When Passion Meets Competition

Our Barista ‘Bank SM’ and the squirrel he took to the Latte Art Grand Prix. In this interview, Bank shares some of the stories that only competition contestants would get to experience!

Our Barista ‘Bank SM’ and the squirrel he took to the Latte Art Grand Prix. In this interview, Bank shares some of the stories that only competition contestants would get to experience!

‘Bank SM’ Sarawut Manngan’s interest in latte art began when he became a barista. Prior to joining Roots this year, Bank was a barista at Roast for almost three years. He took his passion for latte art to the next level by practicing and competing in various competitions, including the Free Pour Latte Art Grand Prix OSAKA 2018 which took place in Japan last month. In this interview, Bank shares some of stories that only competition contestants would get to experience!

Mr. Roots: How did you become interested in latte art?

Bank SM: My interest began when I was working at a café. Seeing other baristas pouring a heart into a cup made me want to try it. As a beginner, I didn’t know how to do it, but I kept trying. I started with three basic patterns: a heart, a tulip, and a rosetta. Once I was confident with these three, I began combining them and created additional patterns. For me, creating a pattern is never easy. But pouring and trying to make it look exactly like what I have in mind is much more difficult. That’s why I feel like I always get to learn new things from doing latte art.

Mr. Roots: You’ve participated in a bunch of latte art competitions in Thailand, could you please tell us more about that?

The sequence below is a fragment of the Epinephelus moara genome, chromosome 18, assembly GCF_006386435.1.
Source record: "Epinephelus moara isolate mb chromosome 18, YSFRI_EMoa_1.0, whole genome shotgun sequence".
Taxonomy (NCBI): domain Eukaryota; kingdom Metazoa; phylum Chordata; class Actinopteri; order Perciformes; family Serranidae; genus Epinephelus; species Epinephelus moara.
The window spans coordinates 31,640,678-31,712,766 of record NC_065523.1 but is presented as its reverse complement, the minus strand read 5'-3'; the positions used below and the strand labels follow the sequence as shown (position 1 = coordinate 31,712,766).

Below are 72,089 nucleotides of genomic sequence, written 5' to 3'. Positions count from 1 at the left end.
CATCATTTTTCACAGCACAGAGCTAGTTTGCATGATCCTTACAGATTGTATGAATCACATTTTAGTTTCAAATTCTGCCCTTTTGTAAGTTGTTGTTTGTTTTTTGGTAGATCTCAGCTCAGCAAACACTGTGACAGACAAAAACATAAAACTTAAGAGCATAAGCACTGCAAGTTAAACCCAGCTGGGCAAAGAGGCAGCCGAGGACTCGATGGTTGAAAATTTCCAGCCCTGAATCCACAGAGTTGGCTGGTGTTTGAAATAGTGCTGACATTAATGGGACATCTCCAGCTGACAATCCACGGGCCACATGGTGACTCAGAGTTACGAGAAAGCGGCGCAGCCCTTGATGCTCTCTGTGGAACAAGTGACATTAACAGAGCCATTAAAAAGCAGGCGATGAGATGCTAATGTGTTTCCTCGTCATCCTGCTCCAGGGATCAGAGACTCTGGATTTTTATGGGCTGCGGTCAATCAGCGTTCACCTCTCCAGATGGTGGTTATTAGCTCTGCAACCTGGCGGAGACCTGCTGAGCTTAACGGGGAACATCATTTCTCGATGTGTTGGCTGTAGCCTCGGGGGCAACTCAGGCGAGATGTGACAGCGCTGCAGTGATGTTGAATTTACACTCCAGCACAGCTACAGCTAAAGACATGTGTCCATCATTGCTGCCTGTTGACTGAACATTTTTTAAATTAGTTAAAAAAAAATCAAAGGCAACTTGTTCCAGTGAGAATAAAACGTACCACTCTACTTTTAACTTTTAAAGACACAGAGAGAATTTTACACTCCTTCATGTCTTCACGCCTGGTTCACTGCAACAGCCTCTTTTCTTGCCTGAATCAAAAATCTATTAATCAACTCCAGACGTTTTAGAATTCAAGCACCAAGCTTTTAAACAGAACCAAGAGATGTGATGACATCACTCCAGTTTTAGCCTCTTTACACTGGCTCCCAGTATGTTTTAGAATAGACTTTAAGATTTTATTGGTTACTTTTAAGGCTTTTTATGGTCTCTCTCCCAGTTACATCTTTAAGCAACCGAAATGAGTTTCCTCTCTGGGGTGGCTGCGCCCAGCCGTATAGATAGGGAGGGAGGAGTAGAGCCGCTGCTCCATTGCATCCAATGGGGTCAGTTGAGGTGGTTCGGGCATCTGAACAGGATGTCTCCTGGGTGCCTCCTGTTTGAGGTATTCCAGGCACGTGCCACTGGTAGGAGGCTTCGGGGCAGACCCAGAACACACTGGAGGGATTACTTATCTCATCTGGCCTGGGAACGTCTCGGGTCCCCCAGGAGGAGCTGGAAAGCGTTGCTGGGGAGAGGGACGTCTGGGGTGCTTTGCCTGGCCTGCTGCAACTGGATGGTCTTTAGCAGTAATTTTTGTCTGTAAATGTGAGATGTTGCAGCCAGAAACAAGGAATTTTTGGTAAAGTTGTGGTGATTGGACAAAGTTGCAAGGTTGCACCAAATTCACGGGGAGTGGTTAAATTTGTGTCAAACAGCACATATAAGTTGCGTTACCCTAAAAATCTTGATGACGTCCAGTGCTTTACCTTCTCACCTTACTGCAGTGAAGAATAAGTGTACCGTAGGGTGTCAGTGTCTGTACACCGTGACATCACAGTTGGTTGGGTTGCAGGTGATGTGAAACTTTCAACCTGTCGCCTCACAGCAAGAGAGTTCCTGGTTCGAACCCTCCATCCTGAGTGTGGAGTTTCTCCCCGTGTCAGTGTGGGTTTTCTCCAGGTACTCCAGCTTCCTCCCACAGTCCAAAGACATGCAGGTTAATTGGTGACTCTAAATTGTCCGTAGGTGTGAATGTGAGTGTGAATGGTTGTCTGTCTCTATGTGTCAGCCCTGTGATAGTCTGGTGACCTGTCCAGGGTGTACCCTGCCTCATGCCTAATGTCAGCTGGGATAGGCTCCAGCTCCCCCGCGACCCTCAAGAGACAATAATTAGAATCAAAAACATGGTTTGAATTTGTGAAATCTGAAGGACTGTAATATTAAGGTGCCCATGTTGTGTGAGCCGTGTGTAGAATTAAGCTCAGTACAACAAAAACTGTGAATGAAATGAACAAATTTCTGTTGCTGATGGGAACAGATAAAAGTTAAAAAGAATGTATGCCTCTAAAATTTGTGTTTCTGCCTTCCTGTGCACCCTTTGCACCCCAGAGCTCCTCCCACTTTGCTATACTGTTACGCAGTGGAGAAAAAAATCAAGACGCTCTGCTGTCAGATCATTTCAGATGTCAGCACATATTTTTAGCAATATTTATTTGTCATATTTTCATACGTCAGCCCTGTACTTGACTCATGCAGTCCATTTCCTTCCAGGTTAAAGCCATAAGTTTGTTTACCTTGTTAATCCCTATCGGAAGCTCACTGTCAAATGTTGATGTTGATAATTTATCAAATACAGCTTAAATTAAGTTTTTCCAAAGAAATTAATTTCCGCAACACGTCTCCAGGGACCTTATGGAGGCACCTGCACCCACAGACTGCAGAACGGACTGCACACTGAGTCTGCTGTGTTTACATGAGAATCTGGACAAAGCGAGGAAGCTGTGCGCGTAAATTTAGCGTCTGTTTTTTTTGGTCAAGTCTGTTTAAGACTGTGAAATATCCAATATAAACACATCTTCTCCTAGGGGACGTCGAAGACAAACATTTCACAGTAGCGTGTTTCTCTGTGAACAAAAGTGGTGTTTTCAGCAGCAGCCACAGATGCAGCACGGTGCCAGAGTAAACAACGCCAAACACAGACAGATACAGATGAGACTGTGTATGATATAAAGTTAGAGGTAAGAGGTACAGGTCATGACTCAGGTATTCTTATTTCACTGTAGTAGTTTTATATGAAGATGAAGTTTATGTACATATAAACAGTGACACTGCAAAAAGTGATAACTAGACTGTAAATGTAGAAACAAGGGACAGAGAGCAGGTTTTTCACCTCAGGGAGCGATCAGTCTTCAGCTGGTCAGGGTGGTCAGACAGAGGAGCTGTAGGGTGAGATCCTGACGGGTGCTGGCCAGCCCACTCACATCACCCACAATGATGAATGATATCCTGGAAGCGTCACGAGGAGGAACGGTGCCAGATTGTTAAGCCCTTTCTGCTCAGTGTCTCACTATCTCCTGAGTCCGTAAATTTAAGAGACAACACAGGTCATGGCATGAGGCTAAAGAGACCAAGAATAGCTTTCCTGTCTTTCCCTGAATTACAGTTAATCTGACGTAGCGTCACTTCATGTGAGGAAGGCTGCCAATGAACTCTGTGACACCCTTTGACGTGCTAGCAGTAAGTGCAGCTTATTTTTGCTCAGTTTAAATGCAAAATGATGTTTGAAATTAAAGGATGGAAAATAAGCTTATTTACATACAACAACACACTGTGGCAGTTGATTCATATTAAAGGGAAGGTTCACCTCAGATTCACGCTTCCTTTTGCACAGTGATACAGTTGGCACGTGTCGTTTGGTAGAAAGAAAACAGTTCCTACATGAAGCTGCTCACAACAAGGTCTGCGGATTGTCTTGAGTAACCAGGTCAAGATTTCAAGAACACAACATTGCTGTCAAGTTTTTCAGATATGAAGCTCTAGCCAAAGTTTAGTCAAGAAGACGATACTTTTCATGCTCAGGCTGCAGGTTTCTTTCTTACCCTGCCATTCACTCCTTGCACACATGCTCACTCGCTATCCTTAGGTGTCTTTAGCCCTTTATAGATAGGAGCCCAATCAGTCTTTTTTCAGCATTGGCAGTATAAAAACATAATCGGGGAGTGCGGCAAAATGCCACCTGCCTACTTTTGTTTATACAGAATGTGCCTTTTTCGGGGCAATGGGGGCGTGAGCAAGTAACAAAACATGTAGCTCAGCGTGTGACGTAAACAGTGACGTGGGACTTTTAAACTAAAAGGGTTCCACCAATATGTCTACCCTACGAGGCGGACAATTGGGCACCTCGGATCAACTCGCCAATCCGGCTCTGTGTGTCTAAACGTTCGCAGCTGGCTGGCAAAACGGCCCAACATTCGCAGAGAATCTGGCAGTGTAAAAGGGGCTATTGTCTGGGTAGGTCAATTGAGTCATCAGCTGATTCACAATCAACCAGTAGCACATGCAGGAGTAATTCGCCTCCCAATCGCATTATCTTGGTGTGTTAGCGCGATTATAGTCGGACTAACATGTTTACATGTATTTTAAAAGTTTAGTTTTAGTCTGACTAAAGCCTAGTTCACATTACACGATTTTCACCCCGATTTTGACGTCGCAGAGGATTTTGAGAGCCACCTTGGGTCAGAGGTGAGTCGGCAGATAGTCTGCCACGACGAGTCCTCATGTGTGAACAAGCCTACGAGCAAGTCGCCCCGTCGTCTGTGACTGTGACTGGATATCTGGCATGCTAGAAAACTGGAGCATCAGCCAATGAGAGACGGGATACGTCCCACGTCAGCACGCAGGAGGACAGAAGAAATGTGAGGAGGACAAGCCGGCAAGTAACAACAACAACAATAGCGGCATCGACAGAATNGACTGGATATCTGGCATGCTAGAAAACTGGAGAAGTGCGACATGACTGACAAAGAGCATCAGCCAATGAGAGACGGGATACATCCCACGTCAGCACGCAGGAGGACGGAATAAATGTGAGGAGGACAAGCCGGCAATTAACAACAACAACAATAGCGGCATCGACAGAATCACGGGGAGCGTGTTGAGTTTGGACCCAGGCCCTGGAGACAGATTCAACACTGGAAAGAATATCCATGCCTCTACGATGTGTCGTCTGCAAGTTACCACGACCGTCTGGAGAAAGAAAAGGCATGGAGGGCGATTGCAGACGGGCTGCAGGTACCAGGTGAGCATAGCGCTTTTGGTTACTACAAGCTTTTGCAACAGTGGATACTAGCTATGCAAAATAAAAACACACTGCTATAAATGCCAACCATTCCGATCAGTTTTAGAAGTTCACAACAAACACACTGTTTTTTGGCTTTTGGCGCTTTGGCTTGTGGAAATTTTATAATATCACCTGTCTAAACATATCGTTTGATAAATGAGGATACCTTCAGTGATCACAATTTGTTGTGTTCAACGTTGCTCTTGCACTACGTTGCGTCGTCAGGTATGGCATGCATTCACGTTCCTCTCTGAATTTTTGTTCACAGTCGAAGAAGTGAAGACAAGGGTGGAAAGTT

Bank SM: Latte art competitions in Thailand are usually divided into two categories. The first one is smackdown where each barista will have to compete with another one. The one who wins will go to the next round and compete again and again, until you get to the final two. The second one is judged by a scoresheet. It has more rules and quite common among big competitions, for example, National Thailand Latte Art Competitions. The judgement is based on scoring criteria.

Another good example of this kind of competition is CP-Meiji Speed Latte Art Championship, which I won this year. The scoresheet plays an important role in every round. The first three rounds are judged by tulip and rosetta leaf patterns. Next, the final 16 baristas have to make two patterns. However, one of them must be from the pattern wheel. When it comes to the final, everyone is required to make three patterns: one from the wheel, one that could be anything, and one designer pattern. The last one definitely requires some techniques to complete. For example, if the bird pattern is your choice, you might need an etching technique to draw its eyes or create a branch.

Mr. Roots: What was your latest competition?

Bank SM: Last month I participated in the Free Pour Latte Art Grand Prix OSAKA 2018. This is another competition that’s judged by a scoresheet. The scoresheet clearly specifies the criteria: 10 points for technical skill, 10 points for aesthetic beauty and balance, 20 points for creativity and originality, 10 points for definition, and 10 points for color infusion. Only 16 baristas would pass the first round and get to move on to the next one. The same scoresheet is used, except for the technical skill. Therefore, if anyone performs technical skill well in the first round, it would be a huge advantage for the final round.